Laryngeal injuries after short- versus long-term intubation

Donna S. Lundy, Roy R. Casiano, David V Shatz, Michael Reisberg, Jun W. Xue

Research output: Contribution to journalArticlepeer-review

21 Scopus citations


Forty-five patients were seen over a 5-year period with laryngeal injuries following endotracheal intubation (ETI). The mean duration of ETI was 5.6 days (2 hours to 37 days). Patients intubated for less than 24 hours were most likely to present with a vocal fold immobility or an anterior glottic web. Long-term intubation was associated with the development of subglottic stenoses and granulomas. Patients with vocal fold immobility were seen more often after ETI for surgical reasons and had a significantly higher incidence of previous intubation and tobacco usage. Subglottic stenoses were seen in younger patients intubated for medical reasons and associated with nasogastric tubes and longer periods of intubation.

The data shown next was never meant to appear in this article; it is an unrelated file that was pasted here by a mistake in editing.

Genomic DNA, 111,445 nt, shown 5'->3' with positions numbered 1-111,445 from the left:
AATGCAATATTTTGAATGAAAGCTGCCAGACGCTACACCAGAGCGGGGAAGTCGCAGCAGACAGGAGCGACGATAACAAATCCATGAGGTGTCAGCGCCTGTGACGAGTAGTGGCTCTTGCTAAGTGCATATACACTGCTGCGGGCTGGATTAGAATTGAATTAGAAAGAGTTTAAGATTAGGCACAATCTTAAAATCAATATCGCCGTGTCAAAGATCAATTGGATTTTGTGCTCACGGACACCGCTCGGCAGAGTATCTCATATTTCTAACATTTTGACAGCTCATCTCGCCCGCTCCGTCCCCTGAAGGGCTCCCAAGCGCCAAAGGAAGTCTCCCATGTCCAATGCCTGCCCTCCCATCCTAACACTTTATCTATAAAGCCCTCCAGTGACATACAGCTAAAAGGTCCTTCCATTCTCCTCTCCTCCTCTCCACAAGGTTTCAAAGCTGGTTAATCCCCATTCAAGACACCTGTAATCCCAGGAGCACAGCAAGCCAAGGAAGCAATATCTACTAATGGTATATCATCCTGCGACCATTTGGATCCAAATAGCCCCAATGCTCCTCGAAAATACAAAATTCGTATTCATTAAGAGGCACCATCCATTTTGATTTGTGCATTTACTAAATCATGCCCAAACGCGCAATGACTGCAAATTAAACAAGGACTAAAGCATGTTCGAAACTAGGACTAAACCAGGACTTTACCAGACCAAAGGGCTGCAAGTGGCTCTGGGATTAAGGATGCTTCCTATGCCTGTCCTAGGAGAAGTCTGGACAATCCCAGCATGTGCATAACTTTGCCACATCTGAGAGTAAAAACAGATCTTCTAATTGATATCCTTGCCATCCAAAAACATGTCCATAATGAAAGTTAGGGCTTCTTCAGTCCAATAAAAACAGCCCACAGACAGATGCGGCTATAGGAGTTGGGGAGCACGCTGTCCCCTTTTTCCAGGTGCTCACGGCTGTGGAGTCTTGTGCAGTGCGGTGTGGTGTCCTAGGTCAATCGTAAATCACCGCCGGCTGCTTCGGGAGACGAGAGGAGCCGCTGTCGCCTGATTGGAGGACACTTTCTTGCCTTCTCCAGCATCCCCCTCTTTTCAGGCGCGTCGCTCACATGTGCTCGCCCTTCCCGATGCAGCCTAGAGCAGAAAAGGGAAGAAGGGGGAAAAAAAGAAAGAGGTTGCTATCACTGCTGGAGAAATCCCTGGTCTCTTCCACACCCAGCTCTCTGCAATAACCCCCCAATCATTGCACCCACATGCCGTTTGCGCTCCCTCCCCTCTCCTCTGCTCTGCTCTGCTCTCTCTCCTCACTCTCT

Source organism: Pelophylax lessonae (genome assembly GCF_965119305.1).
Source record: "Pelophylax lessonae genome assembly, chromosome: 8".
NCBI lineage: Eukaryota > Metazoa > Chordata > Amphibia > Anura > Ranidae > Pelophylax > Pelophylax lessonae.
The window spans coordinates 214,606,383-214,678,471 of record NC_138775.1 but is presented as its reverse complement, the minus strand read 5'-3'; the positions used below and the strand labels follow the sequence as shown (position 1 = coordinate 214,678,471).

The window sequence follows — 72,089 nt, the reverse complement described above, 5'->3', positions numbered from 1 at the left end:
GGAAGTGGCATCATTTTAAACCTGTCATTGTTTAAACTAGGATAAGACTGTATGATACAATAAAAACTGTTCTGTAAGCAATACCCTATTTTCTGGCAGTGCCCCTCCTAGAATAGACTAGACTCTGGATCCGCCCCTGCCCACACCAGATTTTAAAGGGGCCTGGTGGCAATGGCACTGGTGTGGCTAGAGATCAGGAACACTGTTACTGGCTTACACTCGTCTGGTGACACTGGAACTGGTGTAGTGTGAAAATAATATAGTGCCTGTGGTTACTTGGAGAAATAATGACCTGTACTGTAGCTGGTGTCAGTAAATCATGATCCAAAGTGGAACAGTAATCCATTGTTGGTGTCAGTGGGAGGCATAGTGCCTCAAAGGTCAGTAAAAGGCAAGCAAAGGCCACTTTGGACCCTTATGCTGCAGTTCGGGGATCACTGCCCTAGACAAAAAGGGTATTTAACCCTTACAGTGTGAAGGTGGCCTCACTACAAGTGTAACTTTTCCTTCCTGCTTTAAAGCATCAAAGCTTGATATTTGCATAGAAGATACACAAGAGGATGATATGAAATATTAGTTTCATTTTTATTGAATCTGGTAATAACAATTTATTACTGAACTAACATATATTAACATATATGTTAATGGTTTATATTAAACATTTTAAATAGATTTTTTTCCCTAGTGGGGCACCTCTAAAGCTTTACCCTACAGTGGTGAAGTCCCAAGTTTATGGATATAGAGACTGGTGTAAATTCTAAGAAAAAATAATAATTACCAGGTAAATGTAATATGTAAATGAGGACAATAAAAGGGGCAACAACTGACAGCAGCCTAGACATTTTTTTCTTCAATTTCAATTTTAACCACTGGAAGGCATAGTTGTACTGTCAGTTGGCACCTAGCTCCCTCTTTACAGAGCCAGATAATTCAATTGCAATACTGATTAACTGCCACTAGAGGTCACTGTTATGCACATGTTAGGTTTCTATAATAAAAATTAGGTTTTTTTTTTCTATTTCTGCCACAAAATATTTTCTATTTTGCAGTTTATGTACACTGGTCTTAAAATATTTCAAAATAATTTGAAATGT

Original languageEnglish (US)
Pages (from-to)360-365
Number of pages6
JournalJournal of Voice
Issue number3
StatePublished - 1998
Externally publishedYes


  • Anterior glottic web
  • Endotracheal intubation
  • Granuloma
  • Subglottic stenosis
  • Vocal fold immobility

ASJC Scopus subject areas

  • Otorhinolaryngology


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